Asunto(s)
Cannabis , Mercadotecnía/métodos , Vigilancia de Productos Comercializados/métodos , Factores de Edad , Colorado , Comercio/métodos , Humanos , Reproducibilidad de los Resultados , Características de la Residencia , Medios de Comunicación Sociales
13.
Drug Alcohol Depend ; 177: 130-135, 2017 08 01.
Artículo en Inglés | MEDLINE | ID: mdl-28599211

RESUMEN

BACKGROUND: Marijuana and tobacco are the most commonly used illicit and licit drugs during pregnancy. This study aimed to examine a nationally representative sample of US pregnant women and to: (1) determine the prevalence of past month marijuana and tobacco co-use, (2) identify characteristics that distinguish marijuana and tobacco co-users from users of marijuana only, tobacco only, or neither, and (3) compare characteristics that differ between pregnant and non-pregnant co-users of marijuana and tobacco. METHODS: Data were obtained from 497,218 US women (8721 pregnant) ages 12-49 who participated in the 2005-2014 National Survey on Drug Use and Health. Prevalence and demographic and substance use characteristics were compared across groups using weighted estimates and chi-squared tests. Multinomial logistic regression identified demographic and substance use correlates of co-use. RESULTS: Co-use among pregnant and non-pregnant women was significantly more prevalent than marijuana-only use but was less common than tobacco-only use. In unadjusted frequencies, pregnant co-users significantly differed from non-pregnant co-users across several domains. Among pregnant women, multivariate correlates of co-use of tobacco and marijuana vs. tobacco-only use were ages 12-17, non-Hispanic black race, Hispanic ethnicity, and past month polytobacco, any alcohol, and other drug use (all adjusted odds ratios≥2.0). CONCLUSIONS: In this first examination of the prevalence and correlates of co-use of marijuana and tobacco among a nationally representative group of pregnant women, pregnant co-users were more likely to report other high risk behaviors compared with non-pregnant co-users and users of a single substance, suggesting disparities worthy of further investigation.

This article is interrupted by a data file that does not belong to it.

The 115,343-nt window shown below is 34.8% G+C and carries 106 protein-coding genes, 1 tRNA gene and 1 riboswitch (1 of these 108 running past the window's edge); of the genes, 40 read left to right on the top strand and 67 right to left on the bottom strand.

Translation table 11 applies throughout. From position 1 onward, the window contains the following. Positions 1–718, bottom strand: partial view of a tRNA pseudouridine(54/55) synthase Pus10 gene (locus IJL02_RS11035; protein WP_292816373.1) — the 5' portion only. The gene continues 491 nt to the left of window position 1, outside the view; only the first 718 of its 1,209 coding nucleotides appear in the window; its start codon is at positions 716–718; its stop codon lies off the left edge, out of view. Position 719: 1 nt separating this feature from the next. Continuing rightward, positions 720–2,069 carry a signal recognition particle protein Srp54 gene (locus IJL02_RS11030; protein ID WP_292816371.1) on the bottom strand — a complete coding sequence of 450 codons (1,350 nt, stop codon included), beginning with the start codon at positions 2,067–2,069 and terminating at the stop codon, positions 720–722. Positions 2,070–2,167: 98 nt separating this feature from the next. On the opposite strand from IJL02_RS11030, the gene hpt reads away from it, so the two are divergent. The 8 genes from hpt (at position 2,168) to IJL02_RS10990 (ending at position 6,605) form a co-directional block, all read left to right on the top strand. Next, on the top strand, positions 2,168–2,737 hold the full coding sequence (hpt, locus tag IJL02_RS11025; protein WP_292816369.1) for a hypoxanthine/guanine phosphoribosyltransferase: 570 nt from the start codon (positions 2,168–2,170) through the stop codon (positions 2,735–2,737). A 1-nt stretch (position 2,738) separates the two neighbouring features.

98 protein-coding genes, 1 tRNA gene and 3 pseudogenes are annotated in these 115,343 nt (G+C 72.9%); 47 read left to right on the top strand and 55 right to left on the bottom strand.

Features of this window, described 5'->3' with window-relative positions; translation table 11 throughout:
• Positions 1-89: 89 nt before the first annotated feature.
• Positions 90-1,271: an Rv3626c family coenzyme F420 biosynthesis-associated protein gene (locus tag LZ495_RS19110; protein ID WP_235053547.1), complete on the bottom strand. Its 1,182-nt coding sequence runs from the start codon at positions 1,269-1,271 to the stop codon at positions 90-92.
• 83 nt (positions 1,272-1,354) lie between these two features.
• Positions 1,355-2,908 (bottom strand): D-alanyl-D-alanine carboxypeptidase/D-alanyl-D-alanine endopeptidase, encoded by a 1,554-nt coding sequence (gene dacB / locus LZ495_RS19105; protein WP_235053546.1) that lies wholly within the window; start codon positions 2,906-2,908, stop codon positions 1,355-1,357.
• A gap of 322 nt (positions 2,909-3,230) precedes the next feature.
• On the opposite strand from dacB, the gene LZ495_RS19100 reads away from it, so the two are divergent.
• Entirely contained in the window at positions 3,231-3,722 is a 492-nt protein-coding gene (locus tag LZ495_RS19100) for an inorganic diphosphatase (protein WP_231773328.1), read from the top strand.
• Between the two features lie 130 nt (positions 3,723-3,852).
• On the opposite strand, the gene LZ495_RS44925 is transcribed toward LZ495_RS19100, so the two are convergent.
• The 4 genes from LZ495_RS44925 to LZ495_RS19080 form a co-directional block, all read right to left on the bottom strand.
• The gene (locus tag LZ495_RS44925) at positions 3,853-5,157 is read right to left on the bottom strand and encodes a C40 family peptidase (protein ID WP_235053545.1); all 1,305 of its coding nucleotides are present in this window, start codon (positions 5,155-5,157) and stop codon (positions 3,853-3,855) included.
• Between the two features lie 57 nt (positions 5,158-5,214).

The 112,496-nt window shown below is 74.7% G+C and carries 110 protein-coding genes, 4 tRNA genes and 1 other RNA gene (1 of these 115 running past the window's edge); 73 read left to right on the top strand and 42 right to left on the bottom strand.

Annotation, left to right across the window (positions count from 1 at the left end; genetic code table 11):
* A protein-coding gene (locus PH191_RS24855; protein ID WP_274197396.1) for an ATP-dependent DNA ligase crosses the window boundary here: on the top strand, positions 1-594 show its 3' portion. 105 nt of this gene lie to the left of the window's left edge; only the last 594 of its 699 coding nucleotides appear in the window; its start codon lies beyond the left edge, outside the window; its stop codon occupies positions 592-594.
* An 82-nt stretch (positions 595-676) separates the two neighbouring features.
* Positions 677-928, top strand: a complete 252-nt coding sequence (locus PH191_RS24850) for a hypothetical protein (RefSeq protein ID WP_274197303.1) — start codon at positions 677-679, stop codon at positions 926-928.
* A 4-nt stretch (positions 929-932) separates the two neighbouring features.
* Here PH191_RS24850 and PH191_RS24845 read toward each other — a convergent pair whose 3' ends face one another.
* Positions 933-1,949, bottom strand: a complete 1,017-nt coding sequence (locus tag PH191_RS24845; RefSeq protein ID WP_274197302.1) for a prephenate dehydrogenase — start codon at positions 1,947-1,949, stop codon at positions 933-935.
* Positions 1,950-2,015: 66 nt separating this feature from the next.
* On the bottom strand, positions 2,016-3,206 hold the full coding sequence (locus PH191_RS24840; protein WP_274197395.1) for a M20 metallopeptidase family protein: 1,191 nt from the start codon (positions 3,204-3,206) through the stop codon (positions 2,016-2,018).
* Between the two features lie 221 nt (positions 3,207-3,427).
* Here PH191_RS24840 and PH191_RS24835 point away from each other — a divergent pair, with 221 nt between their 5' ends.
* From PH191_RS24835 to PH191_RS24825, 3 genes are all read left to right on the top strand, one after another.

Asunto(s)
Fumar Marihuana/epidemiología , Fumar Marihuana/tendencias , Mujeres Embarazadas , Encuestas y Cuestionarios , Uso de Tabaco/epidemiología , Uso de Tabaco/tendencias , Adolescente , Adulto , Femenino , Humanos , Fumar Marihuana/efectos adversos , Embarazo , Prevalencia , Productos de Tabaco/efectos adversos , Uso de Tabaco/efectos adversos , Tabaquismo/diagnóstico , Tabaquismo/epidemiología , Estados Unidos/epidemiología
14.
Addict Behav ; 73: 165-171, 2017 10.
Artículo en Inglés | MEDLINE | ID: mdl-28525833

RESUMEN